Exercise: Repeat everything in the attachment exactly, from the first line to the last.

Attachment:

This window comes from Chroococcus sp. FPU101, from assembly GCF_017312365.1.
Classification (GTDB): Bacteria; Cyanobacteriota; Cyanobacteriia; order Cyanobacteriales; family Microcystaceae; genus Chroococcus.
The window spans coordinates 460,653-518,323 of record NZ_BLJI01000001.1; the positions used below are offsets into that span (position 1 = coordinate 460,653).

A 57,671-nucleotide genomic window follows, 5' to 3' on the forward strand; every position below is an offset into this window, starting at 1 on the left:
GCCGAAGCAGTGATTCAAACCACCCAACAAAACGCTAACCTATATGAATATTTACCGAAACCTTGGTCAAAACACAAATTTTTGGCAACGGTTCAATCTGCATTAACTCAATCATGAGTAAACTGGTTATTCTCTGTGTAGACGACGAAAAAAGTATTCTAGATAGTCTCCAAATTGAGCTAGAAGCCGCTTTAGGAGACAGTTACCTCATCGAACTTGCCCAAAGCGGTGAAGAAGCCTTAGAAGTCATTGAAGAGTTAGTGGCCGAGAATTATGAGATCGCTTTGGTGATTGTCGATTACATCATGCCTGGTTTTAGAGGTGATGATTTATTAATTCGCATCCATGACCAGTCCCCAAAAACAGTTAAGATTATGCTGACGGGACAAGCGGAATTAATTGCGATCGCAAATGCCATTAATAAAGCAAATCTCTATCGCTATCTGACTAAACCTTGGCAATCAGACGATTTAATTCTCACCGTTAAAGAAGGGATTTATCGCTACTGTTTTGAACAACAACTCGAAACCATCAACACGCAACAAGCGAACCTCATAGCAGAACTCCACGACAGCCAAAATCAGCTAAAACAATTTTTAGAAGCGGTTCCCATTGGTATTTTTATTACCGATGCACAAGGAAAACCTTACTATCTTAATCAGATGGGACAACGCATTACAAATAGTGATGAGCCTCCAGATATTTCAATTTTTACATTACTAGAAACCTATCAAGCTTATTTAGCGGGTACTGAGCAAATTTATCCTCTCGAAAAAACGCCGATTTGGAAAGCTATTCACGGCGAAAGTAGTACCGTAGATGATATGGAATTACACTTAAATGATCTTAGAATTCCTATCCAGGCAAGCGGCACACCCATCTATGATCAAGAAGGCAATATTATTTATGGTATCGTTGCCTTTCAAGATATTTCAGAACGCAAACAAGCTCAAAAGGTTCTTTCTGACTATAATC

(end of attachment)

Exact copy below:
This window comes from Chroococcus sp. FPU101, from assembly GCF_017312365.1.
Classification (GTDB): Bacteria; Cyanobacteriota; Cyanobacteriia; order Cyanobacteriales; family Microcystaceae; genus Chroococcus.
The window spans coordinates 460,653-518,323 of record NZ_BLJI01000001.1; the positions used below are offsets into that span (position 1 = coordinate 460,653).

A 57,671-nucleotide genomic window follows, 5' to 3' on the forward strand; every position below is an offset into this window, starting at 1 on the left:
GCCGAAGCAGTGATTCAAACCACCCAACAAAACGCTAACCTATATGAATATTTACCGAAACCTTGGTCAAAACACAAATTTTTGGCAACGGTTCAATCTGCATTAACTCAATCATGAGTAAACTGGTTATTCTCTGTGTAGACGACGAAAAAAGTATTCTAGATAGTCTCCAAATTGAGCTAGAAGCCGCTTTAGGAGACAGTTACCTCATCGAACTTGCCCAAAGCGGTGAAGAAGCCTTAGAAGTCATTGAAGAGTTAGTGGCCGAGAATTATGAGATCGCTTTGGTGATTGTCGATTACATCATGCCTGGTTTTAGAGGTGATGATTTATTAATTCGCATCCATGACCAGTCCCCAAAAACAGTTAAGATTATGCTGACGGGACAAGCGGAATTAATTGCGATCGCAAATGCCATTAATAAAGCAAATCTCTATCGCTATCTGACTAAACCTTGGCAATCAGACGATTTAATTCTCACCGTTAAAGAAGGGATTTATCGCTACTGTTTTGAACAACAACTCGAAACCATCAACACGCAACAAGCGAACCTCATAGCAGAACTCCACGACAGCCAAAATCAGCTAAAACAATTTTTAGAAGCGGTTCCCATTGGTATTTTTATTACCGATGCACAAGGAAAACCTTACTATCTTAATCAGATGGGACAACGCATTACAAATAGTGATGAGCCTCCAGATATTTCAATTTTTACATTACTAGAAACCTATCAAGCTTATTTAGCGGGTACTGAGCAAATTTATCCTCTCGAAAAAACGCCGATTTGGAAAGCTATTCACGGCGAAAGTAGTACCGTAGATGATATGGAATTACACTTAAATGATCTTAGAATTCCTATCCAGGCAAGCGGCACACCCATCTATGATCAAGAAGGCAATATTATTTATGGTATCGTTGCCTTTCAAGATATTTCAGAACGCAAACAAGCTCAAAAGGTTCTTTCTGACTATAATC